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UNC Football: Other notable Tar Heel seasons that started with a loss

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This isn’t the first time Carolina has opened with a loss despite high expectations.

NCAA Football: North Carolina at Virginia Tech Reinhold Matay-USA TODAY Sports

North Carolina lost their season opener to Virginia Tech on Friday night in fairly brutal fashion. Preseason Heisman contender Sam Howell and a fairly well thought of offense were completely held in check and put up just 10 points. For a team that went into the preseason in the AP top ten, that’s not great!

The nature and length of the college football season means that one loss can be a massive difference maker, and this game could throw a wrench in all of UNC’s goals. It’s certainly removed all margin for error. However to see what still could be done, here’s a look at some other notable seasons where the Tar Heels lost their first game.

UNC’s best season in the last 20 years actually started in a fairly familiar way.

Back in 2015, the Tar Heels lost to South Carolina on a Thursday night in arguably just as frustrating a way as they did last Friday. An offense that was otherwise excellent put up 13 points against the Gamecocks, with fans angry about decision making and other things.

However, the team then responded with 11-straight wins, and took home the Coastal Division crown. They kept it fairly close with Clemson in the ACC Championship Game before a controversial call kept them from a rally attempt. Less said about how that season ended, the better, though.

The 2015 season is by far the best one that started with a loss, and there’s a pretty big drop off after that.

The next year in 2016, they also started with a loss, losing to Georgia in Atlanta in a notable neutral site opening week game. They then reeled off seven wins in eight games, reaching a peak of #15 in the AP Poll. However, they ended by losing three of four. The 2016 season did lead to Mitch Trubisky getting picked second in the NFL Draft, tying the record for highest UNC selection. Everything about his career has been completely normal since that’s happened, too.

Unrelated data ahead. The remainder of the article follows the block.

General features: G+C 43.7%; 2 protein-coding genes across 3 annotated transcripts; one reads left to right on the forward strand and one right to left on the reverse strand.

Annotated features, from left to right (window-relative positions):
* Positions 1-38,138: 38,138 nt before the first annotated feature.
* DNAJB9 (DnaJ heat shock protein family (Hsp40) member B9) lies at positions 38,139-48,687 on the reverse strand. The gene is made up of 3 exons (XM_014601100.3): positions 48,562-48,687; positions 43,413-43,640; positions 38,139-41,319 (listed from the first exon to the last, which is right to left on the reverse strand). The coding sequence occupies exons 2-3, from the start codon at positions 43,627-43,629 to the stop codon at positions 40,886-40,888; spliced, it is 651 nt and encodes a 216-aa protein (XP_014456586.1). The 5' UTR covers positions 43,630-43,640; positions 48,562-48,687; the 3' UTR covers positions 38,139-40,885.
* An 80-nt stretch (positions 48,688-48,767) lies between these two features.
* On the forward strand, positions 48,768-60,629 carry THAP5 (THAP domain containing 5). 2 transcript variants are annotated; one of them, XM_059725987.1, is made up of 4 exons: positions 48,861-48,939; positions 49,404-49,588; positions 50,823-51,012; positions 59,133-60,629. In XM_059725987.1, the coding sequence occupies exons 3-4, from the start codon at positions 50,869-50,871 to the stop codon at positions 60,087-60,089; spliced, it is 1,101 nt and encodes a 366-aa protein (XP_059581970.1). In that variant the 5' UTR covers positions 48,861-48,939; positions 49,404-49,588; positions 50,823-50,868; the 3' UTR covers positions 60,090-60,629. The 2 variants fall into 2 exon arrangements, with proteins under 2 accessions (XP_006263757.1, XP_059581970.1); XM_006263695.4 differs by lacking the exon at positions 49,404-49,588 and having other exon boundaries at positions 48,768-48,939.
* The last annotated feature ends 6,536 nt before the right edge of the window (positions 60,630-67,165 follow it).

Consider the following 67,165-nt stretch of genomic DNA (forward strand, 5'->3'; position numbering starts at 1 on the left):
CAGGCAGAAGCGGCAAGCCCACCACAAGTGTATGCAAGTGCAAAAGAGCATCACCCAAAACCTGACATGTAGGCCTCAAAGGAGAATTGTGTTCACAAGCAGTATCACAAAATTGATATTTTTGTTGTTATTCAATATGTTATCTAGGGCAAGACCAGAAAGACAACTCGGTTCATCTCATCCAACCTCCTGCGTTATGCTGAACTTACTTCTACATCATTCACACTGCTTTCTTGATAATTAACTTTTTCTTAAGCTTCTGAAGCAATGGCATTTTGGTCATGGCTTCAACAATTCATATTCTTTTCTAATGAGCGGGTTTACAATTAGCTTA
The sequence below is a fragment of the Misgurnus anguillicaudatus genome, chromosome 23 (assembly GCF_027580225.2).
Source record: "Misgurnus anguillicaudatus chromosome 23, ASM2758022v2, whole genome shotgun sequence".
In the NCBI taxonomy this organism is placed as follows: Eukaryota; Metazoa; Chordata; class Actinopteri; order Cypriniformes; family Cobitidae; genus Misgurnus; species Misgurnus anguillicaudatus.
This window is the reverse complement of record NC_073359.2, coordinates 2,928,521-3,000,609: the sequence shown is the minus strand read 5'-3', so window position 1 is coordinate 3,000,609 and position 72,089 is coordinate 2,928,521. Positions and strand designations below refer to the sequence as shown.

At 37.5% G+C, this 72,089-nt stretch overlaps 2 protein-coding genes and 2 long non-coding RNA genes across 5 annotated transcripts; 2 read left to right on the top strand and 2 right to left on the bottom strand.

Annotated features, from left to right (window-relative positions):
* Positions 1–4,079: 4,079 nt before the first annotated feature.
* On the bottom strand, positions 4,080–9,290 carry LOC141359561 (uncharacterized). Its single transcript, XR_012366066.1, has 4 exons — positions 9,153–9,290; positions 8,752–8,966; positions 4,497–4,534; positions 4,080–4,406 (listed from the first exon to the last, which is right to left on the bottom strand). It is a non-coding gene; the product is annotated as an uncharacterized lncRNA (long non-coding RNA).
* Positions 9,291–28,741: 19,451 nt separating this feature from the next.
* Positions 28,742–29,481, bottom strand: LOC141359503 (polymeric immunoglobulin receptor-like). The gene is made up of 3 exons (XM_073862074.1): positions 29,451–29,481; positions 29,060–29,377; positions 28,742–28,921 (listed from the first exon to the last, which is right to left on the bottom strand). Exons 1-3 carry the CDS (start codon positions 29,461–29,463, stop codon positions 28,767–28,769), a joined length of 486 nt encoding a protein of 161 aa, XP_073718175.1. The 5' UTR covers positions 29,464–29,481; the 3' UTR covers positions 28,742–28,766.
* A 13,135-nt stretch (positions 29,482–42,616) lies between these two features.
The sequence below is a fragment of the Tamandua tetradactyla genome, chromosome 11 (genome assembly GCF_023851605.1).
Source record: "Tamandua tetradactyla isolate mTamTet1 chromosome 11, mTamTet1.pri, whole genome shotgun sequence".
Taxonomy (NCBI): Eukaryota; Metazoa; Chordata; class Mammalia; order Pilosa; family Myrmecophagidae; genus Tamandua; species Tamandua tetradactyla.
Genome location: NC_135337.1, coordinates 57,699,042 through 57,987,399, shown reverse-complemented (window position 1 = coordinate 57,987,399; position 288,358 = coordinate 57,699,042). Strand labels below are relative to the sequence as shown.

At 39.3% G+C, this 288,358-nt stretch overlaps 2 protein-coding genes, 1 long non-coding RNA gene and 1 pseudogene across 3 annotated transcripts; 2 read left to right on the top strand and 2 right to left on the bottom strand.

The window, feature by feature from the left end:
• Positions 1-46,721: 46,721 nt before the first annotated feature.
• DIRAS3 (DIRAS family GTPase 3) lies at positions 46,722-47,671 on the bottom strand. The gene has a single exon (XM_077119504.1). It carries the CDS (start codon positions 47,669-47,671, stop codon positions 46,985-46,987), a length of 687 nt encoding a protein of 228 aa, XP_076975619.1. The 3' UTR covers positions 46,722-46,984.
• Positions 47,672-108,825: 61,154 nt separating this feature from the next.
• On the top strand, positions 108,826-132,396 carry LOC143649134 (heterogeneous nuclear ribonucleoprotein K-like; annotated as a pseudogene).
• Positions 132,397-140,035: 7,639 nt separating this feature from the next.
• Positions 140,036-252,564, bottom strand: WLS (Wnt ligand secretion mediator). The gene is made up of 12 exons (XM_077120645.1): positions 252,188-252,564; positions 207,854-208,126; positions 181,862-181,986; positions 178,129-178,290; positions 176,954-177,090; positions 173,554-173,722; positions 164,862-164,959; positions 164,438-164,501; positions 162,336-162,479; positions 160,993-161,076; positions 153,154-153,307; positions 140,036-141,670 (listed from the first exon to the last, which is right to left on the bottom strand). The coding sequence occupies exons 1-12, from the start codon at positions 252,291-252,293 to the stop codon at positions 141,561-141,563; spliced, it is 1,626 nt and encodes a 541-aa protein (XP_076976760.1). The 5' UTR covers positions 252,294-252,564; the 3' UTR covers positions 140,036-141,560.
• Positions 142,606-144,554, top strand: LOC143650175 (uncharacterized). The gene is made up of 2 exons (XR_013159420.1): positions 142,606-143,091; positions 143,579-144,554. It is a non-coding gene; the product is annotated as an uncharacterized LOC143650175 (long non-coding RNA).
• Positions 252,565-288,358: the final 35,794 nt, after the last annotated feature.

Carolina went into 2010 with fairly high expectations and again opened the season in a neutral site game in Atlanta, this time against LSU. However as you probably remember, 13 players got suspended for the opening game, and the NCAA mess at UNC began in earnest. The Tar Heels lost that game and the second one, but rallied to an 8-5 season and a very, uh, “memorable” bowl win over Tennessee in the Music City Bowl.

The Tar Heels actually stared with three-straight losses in 2001 in John Bunting’s first season. In fairness, two of them were to Oklahoma and Texas, who were both top five when the games happened. The fourth game of the season was an upset win over #6 Florida State, and Carolina closed the season on an 8-2 run, including a Peach Bowl win. Bunting’s tenure as a whole did not have quite as good a turnaround, though.

Another coach who lost his first ever game was Carl Torbush. In 1998, after taking over for Mack Brown, Torbush and the then #12 Heels lost at home to Miami of Ohio. That season turned out to be a winning one at 7-5, but didn’t come remotely close to the #12 preseason expectations, and Torbush did not live up to the expectations of the program that Brown left.

There also have been years where UNC came in ranked, lost the first game, and never rebounded into a winning team.

In 1959, #12 Carolina lost their season opener to #18 Clemson. They lost the next week too and started the season 3-5. They combined to beat Virginia and Duke 91-0 in the final two games to end the season at .500 at 5-5. However, the sparsity of bowl games back in 1959 meant that wasn’t even remotely close to getting to one, and was a big drop from the preseason ranking.

As frustrating as the loss to Virginia Tech was, it hasn’t eliminated UNC from any possible goals. The playoff might be a stretch, but it’s technically not impossible. If they do want to accomplish them, going off history, it’s going to be an uphill battle.